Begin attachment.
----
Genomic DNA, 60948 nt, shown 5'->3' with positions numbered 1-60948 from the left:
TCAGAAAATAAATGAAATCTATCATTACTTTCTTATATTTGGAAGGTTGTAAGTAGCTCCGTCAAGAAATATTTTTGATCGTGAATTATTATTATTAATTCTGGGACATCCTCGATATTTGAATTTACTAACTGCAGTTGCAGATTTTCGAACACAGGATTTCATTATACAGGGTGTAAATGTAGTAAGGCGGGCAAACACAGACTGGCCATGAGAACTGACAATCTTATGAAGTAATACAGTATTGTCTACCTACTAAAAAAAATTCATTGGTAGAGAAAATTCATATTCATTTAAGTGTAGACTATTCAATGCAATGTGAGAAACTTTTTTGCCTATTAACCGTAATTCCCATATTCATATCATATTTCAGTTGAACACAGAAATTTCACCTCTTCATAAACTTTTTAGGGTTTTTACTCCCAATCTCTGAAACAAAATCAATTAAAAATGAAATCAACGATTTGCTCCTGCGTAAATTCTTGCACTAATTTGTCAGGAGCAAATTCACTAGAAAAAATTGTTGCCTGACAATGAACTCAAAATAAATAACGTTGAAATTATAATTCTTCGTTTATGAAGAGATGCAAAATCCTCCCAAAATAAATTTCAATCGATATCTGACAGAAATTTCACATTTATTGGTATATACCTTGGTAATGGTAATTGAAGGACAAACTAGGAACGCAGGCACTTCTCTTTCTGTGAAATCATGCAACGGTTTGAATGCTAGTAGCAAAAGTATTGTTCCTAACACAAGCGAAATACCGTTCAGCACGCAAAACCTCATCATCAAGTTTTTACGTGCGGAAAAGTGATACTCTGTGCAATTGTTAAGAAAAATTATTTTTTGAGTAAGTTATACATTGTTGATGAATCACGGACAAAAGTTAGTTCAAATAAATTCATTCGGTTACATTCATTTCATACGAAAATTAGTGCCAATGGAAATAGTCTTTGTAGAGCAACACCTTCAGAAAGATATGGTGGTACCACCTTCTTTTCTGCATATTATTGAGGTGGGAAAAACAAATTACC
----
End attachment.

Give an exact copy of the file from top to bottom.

Genomic DNA, 60948 nt, shown 5'->3' with positions numbered 1-60948 from the left:
TCAGAAAATAAATGAAATCTATCATTACTTTCTTATATTTGGAAGGTTGTAAGTAGCTCCGTCAAGAAATATTTTTGATCGTGAATTATTATTATTAATTCTGGGACATCCTCGATATTTGAATTTACTAACTGCAGTTGCAGATTTTCGAACACAGGATTTCATTATACAGGGTGTAAATGTAGTAAGGCGGGCAAACACAGACTGGCCATGAGAACTGACAATCTTATGAAGTAATACAGTATTGTCTACCTACTAAAAAAAATTCATTGGTAGAGAAAATTCATATTCATTTAAGTGTAGACTATTCAATGCAATGTGAGAAACTTTTTTGCCTATTAACCGTAATTCCCATATTCATATCATATTTCAGTTGAACACAGAAATTTCACCTCTTCATAAACTTTTTAGGGTTTTTACTCCCAATCTCTGAAACAAAATCAATTAAAAATGAAATCAACGATTTGCTCCTGCGTAAATTCTTGCACTAATTTGTCAGGAGCAAATTCACTAGAAAAAATTGTTGCCTGACAATGAACTCAAAATAAATAACGTTGAAATTATAATTCTTCGTTTATGAAGAGATGCAAAATCCTCCCAAAATAAATTTCAATCGATATCTGACAGAAATTTCACATTTATTGGTATATACCTTGGTAATGGTAATTGAAGGACAAACTAGGAACGCAGGCACTTCTCTTTCTGTGAAATCATGCAACGGTTTGAATGCTAGTAGCAAAAGTATTGTTCCTAACACAAGCGAAATACCGTTCAGCACGCAAAACCTCATCATCAAGTTTTTACGTGCGGAAAAGTGATACTCTGTGCAATTGTTAAGAAAAATTATTTTTTGAGTAAGTTATACATTGTTGATGAATCACGGACAAAAGTTAGTTCAAATAAATTCATTCGGTTACATTCATTTCATACGAAAATTAGTGCCAATGGAAATAGTCTTTGTAGAGCAACACCTTCAGAAAGATATGGTGGTACCACCTTCTTTTCTGCATATTATTGAGGTGGGAAAAACAAATTACC